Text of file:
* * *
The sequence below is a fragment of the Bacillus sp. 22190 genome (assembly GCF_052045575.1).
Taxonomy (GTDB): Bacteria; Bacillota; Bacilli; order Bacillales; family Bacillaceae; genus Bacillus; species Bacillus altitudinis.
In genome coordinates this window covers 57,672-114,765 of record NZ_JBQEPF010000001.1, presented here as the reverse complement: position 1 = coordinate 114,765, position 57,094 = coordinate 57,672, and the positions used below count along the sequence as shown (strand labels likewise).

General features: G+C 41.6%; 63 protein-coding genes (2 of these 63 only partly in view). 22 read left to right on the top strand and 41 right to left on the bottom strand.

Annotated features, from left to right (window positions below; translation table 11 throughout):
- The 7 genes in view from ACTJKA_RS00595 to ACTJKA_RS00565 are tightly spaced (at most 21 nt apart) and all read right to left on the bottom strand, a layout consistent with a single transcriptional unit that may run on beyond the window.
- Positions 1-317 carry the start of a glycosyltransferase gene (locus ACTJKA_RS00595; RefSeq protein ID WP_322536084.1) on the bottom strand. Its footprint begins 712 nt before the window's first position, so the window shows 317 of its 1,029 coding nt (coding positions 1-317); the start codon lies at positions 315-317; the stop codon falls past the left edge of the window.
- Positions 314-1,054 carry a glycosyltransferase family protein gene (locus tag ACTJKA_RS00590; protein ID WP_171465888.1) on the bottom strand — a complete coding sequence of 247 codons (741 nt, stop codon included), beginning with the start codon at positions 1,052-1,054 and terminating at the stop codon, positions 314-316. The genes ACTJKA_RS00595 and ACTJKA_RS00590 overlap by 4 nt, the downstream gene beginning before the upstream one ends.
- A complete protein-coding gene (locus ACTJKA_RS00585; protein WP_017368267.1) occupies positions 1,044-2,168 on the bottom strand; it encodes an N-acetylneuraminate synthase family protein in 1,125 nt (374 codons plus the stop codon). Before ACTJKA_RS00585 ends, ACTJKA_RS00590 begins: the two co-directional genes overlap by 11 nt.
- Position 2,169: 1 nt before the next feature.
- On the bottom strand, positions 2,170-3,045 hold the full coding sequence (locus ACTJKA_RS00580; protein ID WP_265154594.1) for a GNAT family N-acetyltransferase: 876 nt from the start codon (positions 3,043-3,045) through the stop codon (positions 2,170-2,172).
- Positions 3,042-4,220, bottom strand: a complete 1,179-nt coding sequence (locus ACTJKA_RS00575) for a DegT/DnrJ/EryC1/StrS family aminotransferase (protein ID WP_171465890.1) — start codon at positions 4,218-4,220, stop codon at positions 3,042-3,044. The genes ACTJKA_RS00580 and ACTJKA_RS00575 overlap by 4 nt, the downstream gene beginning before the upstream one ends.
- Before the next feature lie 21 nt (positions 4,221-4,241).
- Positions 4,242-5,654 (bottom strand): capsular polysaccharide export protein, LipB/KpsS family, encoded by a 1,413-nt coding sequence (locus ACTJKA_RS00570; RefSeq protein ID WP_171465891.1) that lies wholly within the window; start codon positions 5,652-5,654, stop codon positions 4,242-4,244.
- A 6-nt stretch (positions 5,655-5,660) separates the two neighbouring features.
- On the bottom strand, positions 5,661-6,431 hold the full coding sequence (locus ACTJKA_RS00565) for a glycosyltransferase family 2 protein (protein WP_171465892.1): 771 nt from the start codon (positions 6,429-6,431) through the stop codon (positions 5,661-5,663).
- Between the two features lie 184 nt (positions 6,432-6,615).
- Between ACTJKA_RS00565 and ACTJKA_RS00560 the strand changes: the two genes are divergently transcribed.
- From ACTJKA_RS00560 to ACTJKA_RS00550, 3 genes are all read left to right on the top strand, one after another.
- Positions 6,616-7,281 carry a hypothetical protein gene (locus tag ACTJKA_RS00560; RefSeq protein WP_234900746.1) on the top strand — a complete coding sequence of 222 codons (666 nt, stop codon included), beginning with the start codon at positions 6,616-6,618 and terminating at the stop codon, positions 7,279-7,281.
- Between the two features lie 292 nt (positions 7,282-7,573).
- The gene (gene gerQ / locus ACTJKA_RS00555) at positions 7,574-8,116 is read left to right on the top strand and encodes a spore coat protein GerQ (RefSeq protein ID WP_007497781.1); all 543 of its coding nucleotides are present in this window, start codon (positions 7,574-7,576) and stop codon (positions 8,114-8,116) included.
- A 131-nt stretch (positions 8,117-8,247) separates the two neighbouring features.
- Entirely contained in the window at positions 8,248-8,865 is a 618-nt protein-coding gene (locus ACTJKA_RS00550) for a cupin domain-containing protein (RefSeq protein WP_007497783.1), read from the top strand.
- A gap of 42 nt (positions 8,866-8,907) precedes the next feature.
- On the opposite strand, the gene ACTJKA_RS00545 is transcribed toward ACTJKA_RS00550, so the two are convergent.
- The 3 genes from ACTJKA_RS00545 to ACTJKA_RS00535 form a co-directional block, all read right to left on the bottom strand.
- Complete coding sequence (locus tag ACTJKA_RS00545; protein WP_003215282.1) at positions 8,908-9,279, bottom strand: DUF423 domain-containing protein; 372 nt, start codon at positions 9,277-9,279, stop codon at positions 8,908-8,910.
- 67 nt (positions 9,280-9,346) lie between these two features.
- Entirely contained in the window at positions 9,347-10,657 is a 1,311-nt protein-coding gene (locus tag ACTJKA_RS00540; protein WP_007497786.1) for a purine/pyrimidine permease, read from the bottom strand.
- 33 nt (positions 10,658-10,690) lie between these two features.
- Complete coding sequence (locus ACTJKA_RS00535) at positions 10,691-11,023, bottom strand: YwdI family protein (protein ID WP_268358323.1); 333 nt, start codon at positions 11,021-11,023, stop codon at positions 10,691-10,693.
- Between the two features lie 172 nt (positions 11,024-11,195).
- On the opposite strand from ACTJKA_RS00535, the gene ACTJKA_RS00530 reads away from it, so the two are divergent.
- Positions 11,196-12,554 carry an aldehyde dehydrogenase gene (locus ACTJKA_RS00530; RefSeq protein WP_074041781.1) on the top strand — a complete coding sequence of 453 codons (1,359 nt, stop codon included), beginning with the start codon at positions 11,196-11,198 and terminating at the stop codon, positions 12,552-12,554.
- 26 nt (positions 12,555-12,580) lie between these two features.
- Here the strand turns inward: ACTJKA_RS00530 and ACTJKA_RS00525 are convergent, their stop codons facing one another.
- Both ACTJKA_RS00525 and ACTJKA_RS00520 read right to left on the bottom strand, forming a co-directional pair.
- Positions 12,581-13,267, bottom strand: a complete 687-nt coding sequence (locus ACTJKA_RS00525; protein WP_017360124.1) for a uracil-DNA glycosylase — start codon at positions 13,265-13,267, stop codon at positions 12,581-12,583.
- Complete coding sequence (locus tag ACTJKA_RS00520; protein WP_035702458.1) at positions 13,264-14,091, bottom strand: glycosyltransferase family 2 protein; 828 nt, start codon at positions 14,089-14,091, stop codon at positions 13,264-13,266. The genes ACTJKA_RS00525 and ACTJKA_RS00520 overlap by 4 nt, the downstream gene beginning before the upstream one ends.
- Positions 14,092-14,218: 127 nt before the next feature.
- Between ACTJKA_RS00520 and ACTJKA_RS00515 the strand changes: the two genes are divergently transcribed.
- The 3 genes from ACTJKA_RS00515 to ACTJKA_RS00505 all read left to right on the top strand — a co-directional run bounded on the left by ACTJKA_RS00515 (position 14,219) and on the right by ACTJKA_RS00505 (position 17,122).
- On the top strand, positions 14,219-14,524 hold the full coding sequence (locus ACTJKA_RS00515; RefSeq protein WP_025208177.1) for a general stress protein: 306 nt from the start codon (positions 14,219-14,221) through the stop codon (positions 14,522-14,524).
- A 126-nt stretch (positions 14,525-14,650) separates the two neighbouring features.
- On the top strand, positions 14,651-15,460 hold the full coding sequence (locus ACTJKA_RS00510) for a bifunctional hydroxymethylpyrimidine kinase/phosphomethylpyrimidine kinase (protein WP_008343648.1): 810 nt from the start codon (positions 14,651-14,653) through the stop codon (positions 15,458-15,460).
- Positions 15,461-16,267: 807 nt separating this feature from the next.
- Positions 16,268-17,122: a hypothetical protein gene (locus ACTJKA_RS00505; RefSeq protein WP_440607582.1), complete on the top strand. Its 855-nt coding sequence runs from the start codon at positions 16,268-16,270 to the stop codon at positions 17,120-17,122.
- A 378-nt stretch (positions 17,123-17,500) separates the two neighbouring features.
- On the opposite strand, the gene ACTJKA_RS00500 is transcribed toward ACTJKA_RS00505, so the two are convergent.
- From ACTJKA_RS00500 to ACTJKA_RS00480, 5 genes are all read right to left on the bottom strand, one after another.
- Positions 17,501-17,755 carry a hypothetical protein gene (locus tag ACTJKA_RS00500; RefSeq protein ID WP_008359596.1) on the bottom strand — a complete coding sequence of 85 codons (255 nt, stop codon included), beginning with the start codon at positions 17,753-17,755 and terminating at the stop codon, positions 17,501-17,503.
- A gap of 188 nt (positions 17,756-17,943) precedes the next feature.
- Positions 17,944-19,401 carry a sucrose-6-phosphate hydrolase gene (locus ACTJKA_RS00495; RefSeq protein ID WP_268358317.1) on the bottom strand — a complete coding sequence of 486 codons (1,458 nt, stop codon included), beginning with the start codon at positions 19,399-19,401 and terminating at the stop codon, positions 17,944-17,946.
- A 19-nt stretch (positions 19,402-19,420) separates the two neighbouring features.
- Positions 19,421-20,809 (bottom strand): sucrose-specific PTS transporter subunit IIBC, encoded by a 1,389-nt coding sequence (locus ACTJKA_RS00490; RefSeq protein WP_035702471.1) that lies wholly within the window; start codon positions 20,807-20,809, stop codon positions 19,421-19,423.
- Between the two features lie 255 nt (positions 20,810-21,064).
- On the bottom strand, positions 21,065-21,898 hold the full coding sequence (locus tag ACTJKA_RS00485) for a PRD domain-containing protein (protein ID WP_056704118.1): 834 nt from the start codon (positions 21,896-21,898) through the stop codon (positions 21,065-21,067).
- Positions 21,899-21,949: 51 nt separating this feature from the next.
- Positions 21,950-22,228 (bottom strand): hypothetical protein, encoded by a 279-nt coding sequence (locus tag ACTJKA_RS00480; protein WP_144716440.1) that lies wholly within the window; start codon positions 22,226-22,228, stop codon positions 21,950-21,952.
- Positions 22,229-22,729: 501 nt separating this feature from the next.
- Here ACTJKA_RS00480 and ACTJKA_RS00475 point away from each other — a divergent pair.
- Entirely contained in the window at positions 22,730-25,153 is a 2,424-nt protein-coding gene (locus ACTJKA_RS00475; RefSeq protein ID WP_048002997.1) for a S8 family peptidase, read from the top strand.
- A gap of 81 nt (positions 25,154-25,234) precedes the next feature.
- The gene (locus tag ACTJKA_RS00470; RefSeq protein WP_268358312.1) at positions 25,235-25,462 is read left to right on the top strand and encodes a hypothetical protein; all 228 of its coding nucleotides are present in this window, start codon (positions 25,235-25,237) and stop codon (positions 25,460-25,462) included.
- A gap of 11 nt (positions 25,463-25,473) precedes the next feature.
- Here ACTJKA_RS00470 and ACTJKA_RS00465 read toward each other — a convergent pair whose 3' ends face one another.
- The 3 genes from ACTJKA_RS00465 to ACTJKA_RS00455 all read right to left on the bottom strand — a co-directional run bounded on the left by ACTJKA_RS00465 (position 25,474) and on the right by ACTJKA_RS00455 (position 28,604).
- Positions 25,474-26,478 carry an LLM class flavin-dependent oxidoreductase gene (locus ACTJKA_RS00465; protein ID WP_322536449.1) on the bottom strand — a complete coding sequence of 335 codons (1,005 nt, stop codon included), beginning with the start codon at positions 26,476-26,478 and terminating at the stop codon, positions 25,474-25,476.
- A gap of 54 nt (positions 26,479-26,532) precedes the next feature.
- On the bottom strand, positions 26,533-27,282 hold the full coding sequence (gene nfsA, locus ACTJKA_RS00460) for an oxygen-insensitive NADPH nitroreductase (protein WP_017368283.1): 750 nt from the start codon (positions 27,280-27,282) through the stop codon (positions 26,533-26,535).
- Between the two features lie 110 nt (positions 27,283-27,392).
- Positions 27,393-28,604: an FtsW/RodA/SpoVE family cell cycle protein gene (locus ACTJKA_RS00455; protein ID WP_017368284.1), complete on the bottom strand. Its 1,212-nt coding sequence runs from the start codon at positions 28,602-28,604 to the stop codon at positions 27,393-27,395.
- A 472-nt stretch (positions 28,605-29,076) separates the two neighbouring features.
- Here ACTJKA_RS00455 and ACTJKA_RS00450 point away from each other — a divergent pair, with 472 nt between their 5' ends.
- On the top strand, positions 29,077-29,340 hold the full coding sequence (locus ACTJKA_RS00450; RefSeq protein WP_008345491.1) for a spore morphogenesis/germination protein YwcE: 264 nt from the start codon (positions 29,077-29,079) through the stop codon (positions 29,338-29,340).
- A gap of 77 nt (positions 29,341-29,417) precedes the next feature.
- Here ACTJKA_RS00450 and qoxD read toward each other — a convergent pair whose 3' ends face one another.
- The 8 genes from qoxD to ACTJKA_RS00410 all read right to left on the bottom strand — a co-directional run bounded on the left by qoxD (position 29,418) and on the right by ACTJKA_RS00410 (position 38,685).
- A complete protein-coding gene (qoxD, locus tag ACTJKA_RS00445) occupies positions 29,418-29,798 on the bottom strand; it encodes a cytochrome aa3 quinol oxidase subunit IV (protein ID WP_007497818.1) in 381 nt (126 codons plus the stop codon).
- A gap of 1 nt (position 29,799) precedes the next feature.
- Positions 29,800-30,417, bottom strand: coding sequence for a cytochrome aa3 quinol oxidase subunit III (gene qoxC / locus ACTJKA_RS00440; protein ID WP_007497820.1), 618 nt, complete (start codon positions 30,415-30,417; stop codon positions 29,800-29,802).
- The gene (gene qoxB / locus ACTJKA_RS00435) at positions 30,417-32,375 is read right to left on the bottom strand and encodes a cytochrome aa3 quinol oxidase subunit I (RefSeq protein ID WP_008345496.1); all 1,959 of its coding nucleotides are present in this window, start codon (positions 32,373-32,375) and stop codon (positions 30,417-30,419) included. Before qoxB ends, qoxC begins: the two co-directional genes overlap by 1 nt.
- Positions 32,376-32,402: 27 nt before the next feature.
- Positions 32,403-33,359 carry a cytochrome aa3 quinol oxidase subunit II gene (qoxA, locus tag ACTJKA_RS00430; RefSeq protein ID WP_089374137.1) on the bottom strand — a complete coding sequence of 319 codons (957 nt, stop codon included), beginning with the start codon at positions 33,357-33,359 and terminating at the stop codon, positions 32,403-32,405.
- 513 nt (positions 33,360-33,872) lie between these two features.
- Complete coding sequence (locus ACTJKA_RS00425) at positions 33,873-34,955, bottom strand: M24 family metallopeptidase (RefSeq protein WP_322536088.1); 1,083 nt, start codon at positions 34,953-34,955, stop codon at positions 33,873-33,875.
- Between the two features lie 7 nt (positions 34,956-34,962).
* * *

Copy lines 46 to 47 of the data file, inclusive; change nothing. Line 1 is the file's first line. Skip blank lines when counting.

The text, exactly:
- On the top strand, positions 14,651-15,460 hold the full coding sequence (locus ACTJKA_RS00510) for a bifunctional hydroxymethylpyrimidine kinase/phosphomethylpyrimidine kinase (protein WP_008343648.1): 810 nt from the start codon (positions 14,651-14,653) through the stop codon (positions 15,458-15,460).
- Positions 15,461-16,267: 807 nt separating this feature from the next.